Event Coverage Highlight
Panel 4: Technology as a Tool for Control
Huawei, Huawei, Huawei. In the final panel of the day, the topic was how both nascent and long-established technologies have become tools of control. Though panelists and audience alike were interested in emerging technologies like artificial intelligence (AI) and smart cities, the conversation seemed to veer back to telecom giant Huawei and its major developments towards establishing 5G mobile networks both within and beyond China’s borders.
Bill Holstein noted that those developments reflect not only differences in technological capabilities, but also larger philosophical differences in the ways that the two countries develop and roll out technology.
“China takes a long-term, 5-to10 year development cycle for transformational technologies. We don’t,” explained Bill Holstein, former OPC president. The result: Though both countries are working to advance areas like AI and quantum computing, he said, the 5G rollout has been the first instance, he says, in which the US doesn’t have a response.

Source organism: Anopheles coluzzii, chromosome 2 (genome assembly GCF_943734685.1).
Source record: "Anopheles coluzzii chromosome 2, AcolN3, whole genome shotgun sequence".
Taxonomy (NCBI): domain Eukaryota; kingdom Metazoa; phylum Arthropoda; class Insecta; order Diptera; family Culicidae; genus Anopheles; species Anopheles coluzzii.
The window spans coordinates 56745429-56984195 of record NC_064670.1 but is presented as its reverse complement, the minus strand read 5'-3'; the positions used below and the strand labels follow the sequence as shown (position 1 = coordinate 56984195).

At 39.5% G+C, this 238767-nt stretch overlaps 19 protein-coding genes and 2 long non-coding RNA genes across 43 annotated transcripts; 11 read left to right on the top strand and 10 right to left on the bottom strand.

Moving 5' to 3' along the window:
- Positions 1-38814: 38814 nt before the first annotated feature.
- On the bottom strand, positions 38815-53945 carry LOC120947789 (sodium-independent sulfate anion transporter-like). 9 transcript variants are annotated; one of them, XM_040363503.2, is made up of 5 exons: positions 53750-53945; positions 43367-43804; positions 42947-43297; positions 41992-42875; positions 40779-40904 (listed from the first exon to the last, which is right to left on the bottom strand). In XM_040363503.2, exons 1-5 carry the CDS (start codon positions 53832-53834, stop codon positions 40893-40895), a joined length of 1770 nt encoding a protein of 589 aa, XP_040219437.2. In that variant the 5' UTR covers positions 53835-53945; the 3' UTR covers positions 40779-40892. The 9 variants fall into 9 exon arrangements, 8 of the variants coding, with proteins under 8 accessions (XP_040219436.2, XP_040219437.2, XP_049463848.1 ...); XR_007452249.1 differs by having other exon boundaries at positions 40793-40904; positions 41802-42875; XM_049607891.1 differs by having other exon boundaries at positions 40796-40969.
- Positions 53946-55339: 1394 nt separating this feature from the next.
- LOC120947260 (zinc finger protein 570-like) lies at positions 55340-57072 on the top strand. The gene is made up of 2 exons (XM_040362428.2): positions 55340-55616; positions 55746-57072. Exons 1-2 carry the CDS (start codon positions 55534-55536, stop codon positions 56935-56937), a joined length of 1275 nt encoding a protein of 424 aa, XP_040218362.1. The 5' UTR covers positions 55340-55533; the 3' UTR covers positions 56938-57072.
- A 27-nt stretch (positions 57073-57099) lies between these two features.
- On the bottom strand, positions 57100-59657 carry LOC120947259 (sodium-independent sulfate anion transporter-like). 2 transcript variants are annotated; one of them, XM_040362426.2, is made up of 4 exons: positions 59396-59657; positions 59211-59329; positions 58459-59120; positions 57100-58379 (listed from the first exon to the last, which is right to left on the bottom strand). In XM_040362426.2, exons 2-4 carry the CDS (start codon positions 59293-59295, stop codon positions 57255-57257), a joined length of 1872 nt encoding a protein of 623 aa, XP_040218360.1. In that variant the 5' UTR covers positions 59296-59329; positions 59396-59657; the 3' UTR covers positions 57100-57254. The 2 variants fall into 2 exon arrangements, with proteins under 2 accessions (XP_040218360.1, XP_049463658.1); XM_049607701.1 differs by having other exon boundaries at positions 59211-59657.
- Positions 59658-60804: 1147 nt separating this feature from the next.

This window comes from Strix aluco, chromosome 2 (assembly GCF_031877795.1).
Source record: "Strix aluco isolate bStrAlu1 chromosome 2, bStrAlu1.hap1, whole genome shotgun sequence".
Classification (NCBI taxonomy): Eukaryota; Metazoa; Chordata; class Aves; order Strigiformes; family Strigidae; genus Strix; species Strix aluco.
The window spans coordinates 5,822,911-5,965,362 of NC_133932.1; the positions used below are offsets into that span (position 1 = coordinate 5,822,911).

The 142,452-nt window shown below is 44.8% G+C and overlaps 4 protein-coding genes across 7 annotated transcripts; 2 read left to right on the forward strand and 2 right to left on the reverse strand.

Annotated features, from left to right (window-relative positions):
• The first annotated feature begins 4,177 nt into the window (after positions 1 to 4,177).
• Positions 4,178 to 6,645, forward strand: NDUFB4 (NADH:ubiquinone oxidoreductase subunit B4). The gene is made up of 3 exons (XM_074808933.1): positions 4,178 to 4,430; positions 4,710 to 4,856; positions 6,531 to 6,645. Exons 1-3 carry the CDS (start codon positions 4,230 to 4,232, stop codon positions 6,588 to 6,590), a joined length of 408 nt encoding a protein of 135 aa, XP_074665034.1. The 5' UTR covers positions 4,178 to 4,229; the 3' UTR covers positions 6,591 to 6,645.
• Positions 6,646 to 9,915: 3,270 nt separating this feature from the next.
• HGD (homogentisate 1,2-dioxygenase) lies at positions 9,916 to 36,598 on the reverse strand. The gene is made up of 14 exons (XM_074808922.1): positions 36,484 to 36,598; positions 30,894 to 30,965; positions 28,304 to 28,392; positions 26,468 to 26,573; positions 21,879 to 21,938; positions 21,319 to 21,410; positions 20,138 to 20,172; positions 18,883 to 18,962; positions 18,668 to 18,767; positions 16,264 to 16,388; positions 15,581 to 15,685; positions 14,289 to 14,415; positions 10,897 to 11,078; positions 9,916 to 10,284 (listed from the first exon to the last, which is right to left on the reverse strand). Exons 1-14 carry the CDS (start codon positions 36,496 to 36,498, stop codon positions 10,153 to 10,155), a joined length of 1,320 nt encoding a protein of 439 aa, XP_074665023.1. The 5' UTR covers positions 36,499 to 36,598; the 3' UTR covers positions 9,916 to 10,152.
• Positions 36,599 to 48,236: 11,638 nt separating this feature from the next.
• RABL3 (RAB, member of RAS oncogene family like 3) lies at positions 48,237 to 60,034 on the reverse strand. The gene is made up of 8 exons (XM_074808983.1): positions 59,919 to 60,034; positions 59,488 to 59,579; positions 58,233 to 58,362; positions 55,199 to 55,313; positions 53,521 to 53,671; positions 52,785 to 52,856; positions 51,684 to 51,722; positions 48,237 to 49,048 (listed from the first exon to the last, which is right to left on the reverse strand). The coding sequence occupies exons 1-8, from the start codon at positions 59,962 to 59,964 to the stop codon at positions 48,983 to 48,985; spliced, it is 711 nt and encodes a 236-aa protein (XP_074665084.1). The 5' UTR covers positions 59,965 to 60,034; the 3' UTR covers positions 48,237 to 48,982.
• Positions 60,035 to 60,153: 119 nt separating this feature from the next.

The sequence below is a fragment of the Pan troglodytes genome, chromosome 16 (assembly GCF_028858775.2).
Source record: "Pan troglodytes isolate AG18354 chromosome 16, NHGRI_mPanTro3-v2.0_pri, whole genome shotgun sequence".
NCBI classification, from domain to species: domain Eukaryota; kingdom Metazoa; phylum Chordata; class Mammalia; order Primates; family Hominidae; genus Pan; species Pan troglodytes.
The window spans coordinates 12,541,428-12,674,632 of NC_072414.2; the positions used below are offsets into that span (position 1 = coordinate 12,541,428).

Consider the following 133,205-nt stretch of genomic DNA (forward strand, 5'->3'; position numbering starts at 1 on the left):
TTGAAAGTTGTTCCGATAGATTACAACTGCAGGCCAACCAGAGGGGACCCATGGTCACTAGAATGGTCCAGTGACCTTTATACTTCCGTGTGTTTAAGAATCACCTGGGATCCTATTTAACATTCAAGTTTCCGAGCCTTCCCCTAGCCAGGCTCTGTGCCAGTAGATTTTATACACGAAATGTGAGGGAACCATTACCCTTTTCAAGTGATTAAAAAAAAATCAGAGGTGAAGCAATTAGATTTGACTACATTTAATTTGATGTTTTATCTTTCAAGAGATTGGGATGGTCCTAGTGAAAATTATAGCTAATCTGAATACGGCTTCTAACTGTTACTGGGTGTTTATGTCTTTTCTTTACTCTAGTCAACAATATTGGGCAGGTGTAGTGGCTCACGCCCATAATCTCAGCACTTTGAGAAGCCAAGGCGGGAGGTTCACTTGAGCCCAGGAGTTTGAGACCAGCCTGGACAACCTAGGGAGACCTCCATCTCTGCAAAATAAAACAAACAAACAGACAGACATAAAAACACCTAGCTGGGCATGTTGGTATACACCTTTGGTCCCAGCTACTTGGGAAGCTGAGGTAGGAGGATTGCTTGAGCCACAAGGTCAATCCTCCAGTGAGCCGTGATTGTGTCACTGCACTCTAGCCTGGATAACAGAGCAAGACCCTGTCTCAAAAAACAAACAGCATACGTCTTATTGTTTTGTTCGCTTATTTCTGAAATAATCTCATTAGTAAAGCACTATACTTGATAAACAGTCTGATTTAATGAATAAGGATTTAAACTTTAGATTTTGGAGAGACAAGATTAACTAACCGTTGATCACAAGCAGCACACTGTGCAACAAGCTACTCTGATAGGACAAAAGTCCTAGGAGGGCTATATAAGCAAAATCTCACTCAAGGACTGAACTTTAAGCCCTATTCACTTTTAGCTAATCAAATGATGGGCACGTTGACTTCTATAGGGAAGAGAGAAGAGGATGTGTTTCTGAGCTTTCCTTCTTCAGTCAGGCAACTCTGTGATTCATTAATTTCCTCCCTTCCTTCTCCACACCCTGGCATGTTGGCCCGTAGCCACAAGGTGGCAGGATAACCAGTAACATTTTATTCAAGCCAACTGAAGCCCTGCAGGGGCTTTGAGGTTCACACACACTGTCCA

Moderated by Rebecca Blumenstein, Pulitzer prize winner and deputy managing editor of The New York Times, the panel began with a look at the recent past. Every panelist agreed that in the last decade, the U.S. tended to underestimate China’s ability to develop the technologies that are used today, while Dexter “Tiff” Roberts, a Mansfield Fellow at the University of Montana, suggested that the U.S. may now be overestimating China’s ability to advance other areas, like robotics.
Each of the panelists pointed to surveillance as a potential problem area. Tiff Roberts looked at domestic affairs, citing surveillance in Xinjiang, the autonomous province in Northwest China that houses many ethnic minority populations, including the oft-persecuted Uyghurs. Bill Holstein looked at China’s actions abroad, citing recent security breaches at large, multi-national corporations like Equifax and the Marriott as evidence of the country’s ability to acquire Big Data. “The question among the American data people is: What are they doing with all of these data?” he asked.
Sophie Richardson, Human Rights Watch’s director of China, took a broader view, pointing to a tendency in the media to make spurious or unfounded claims that the Chinese don’t value privacy. “Why would you logically expect people to value a right that they’ve never had?”